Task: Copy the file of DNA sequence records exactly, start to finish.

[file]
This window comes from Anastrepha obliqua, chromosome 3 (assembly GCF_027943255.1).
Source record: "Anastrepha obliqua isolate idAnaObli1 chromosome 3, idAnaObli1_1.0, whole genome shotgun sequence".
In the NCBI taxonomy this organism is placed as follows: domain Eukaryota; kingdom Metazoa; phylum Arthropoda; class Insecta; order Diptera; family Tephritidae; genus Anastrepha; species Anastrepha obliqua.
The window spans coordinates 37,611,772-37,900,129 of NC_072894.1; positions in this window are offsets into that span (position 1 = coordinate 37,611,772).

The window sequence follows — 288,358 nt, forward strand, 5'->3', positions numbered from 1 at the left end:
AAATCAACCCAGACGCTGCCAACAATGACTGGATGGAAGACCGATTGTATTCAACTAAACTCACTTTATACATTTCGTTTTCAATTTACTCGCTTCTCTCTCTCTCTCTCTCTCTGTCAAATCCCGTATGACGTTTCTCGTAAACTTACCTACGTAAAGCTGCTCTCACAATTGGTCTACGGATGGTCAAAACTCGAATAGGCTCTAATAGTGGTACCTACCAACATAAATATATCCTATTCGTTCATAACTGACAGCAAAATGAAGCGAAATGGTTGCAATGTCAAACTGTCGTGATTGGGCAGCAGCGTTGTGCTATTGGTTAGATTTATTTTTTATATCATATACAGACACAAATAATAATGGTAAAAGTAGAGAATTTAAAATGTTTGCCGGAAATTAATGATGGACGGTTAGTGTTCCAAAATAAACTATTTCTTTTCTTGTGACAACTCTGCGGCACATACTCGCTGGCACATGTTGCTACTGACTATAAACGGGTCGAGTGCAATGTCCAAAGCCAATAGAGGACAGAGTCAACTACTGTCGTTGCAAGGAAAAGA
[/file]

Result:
This window comes from Anastrepha obliqua, chromosome 3 (assembly GCF_027943255.1).
Source record: "Anastrepha obliqua isolate idAnaObli1 chromosome 3, idAnaObli1_1.0, whole genome shotgun sequence".
In the NCBI taxonomy this organism is placed as follows: domain Eukaryota; kingdom Metazoa; phylum Arthropoda; class Insecta; order Diptera; family Tephritidae; genus Anastrepha; species Anastrepha obliqua.
The window spans coordinates 37,611,772-37,900,129 of NC_072894.1; positions in this window are offsets into that span (position 1 = coordinate 37,611,772).

The window sequence follows — 288,358 nt, forward strand, 5'->3', positions numbered from 1 at the left end:
AAATCAACCCAGACGCTGCCAACAATGACTGGATGGAAGACCGATTGTATTCAACTAAACTCACTTTATACATTTCGTTTTCAATTTACTCGCTTCTCTCTCTCTCTCTCTCTCTGTCAAATCCCGTATGACGTTTCTCGTAAACTTACCTACGTAAAGCTGCTCTCACAATTGGTCTACGGATGGTCAAAACTCGAATAGGCTCTAATAGTGGTACCTACCAACATAAATATATCCTATTCGTTCATAACTGACAGCAAAATGAAGCGAAATGGTTGCAATGTCAAACTGTCGTGATTGGGCAGCAGCGTTGTGCTATTGGTTAGATTTATTTTTTATATCATATACAGACACAAATAATAATGGTAAAAGTAGAGAATTTAAAATGTTTGCCGGAAATTAATGATGGACGGTTAGTGTTCCAAAATAAACTATTTCTTTTCTTGTGACAACTCTGCGGCACATACTCGCTGGCACATGTTGCTACTGACTATAAACGGGTCGAGTGCAATGTCCAAAGCCAATAGAGGACAGAGTCAACTACTGTCGTTGCAAGGAAAAGA